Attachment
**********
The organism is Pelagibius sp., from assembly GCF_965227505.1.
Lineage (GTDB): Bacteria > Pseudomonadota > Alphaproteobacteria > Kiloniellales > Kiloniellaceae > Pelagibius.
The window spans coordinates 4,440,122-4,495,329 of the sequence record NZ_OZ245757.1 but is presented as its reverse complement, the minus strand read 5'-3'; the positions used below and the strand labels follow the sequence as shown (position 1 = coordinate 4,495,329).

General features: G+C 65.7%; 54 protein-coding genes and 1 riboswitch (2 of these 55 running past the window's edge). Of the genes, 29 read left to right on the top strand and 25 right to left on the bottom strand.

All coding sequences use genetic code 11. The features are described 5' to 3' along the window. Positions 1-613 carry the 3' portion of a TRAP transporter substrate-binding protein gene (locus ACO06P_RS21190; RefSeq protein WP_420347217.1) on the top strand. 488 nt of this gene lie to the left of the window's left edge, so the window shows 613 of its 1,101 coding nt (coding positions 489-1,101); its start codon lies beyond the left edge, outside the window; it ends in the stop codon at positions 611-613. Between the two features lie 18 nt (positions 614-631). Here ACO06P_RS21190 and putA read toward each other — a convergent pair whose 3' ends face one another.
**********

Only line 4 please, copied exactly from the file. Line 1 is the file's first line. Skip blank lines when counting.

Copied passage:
General features: G+C 65.7%; 54 protein-coding genes and 1 riboswitch (2 of these 55 running past the window's edge). Of the genes, 29 read left to right on the top strand and 25 right to left on the bottom strand.